Americans are overweight and even obese. Statistics get thrown out – such as more than one-third of American adults have a body-mass index of more than 30. That's nearly three times as many as in 1960.
More than 9 million young people -- or 27 percent -- ages 17 to 24 are too overweight to join the military.
The U.S. military complains that the escalating rates of child obesity pose a serious threat to national security. A report titled "Too Fat to Fight," notes that weight problems have become the leading reason why recruits are rejected for service.
Closer to home, in Iowa alone, the Iowa Department of Public Health says thirty-nine percent of Iowa's 3rd, 4th and 5th graders are overweight or obese.
The heavier we are, the more likely we are to develop long-term health problems like heart disease, high blood pressure and diabetes.
To reverse such a large trend seems daunting. But one north central Iowa community has an approach to health and wellness that has garnered international attention.
5th graders at Grundy Center Elementary school come to P-E class armed with a piece of technology that is changing the way they learn.
These monitors go on their wrists and help keep track of their heart rates as they warm up, stretch and move into full activity during their physical education class.
It all is part of the PE 4 Life program.
Rick Schupbach/Co-Director, PE4Life Grundy Center: "If you see them walk to the thick maroon line, it means then are monitoring themselves with an IEP, Individualized Exercise Prescription Plan, their heart rate. We have to take the guessing out of assessing."
Taking the "guessing out of assessing" through the use of monitoring equipment, helps PE instructor Rick Schupback know if his students are working hard enough ...
"left, right, center, drop."
And helps the students aim for life fitness skills. These skills are taught at both the elementary school and in the Grundy Center combined middle and high school.
Schupbach: "Our mission statement here at Grundy Center is to educate for healthy, active lifestyles. And we really want to give students the skills, the knowledge, and the ability and the confidence to move forward, after their time here, so they can take care of themselves."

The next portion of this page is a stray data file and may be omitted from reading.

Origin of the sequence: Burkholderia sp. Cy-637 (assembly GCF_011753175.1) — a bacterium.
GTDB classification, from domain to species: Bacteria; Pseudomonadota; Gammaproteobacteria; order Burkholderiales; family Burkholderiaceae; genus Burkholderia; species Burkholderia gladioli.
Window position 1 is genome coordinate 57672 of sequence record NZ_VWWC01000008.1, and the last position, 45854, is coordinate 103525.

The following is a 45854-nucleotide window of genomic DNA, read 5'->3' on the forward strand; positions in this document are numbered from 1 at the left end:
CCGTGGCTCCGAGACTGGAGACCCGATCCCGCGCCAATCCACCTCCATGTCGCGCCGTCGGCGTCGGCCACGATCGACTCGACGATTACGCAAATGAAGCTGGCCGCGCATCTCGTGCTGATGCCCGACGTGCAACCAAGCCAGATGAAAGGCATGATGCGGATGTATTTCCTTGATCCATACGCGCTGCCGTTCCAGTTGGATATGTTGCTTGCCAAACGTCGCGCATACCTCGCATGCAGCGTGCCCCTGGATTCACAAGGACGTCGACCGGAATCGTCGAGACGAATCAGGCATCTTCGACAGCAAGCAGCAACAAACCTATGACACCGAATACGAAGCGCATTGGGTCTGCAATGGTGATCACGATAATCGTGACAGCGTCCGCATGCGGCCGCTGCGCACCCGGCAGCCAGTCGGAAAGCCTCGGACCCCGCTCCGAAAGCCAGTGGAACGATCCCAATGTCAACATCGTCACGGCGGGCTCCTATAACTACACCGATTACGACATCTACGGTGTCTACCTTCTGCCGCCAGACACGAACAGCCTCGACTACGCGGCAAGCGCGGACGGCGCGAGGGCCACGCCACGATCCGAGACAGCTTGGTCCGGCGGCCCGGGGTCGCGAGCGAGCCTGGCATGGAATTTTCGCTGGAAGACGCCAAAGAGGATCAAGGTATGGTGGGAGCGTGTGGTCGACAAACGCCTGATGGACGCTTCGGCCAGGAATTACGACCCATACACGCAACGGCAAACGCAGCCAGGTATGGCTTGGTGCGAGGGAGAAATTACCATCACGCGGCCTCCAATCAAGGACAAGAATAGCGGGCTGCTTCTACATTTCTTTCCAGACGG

"Good job, Daniel. Keep up the good work."
Grundy Center schools officially became a PE4Life school 5 years ago. They were one of the first in the nation to serve as a training site for other educators to learn about the grassroots organization aimed at improving the quality of physical education.
Graduate students from the University of Northern Iowa help at all levels in the Grundy Center school system.
And the program has drawn international attention – enough attention that the school, and UNI, recently hosted a conference that drew visitors from 26 countries as part of the Global Forum for Physical Education.
In addition to visiting PE classes, the forum brought in speakers who addressed the issue of childhood obesity.
Peter OReilly/VP, NFL Fan Strategy: "Play60 is about being active in whatever way is best for that child and that community. Clearly we think playing our game, in our non-contact game, for boys and girls at the youth level, is a tremendous way to get 60 minutes of activity a day, but Play60 is about being active in anyway that suits your needs as an individual."
Sarah Baird/VP, National Dairy Council: "What it is, is partnering nutrition education with physical activity in order to get healthy kids. It seems very easy. But what it is, the difference is, those kids in the center, they get to choose what they want to do. They track what they eat, track their physical activities. Our goal now is to go deep. We want those 60,000 schools to really, really make changes. We want them to not only do physical activity, but nutrition changes as well."
Also in attendance was Shellie Pfohl, the Executive Director of the President's Council on Physical Fitness and Sports. The Iowa native and UNI graduate is now in charge of carrying out President and Michelle Obama's vision for physical fitness.
Shellie Pfohl/Executive Director, President's Council on Physical Fitness and Sports: "Grundy Center schools I would hold up against any program in the country and really the world. What they've done right, one of the many things they've done right, is they not only built a quality PE program, but they've engaged the community."
That community plays a large role in going down the path to a healthy lifestyle. The YMCA is located at the high school and is available for everyone.
But there still needs to be motivation to make the program work.
Schupbach: "The role of families is extremely important, parents to be role models. If nothing changes, nothing changes. In the past 30 years, we've tripled the obesity rate for young people. Imagine if we dumbed down America's kids by 3 times as much in the last 30 years, imagine the uproar."
While enthusiasm is fierce for this type of program, there are those who say it is too expensive for their school to provide.
Schupbach: "We can't afford not to. I believe an ounce of prevention is worth a pound of cure. You've heard that for years and years. 97% of our healthcare dollars are spent reactively, only 3% are spent proactively. What is most paramount to us, what do we value most, is the health of our children. We then have to take the educational delivery system and match up our belief system to with what we are doing on a daily basis for our youth."
Shellie Phol: Grundy Center started with nothing. They did it based on dedication, on perseverance, on going and getting grant dollars, going and getting donations, getting the community involved, it can be done. It is not about the money. It is about priorities."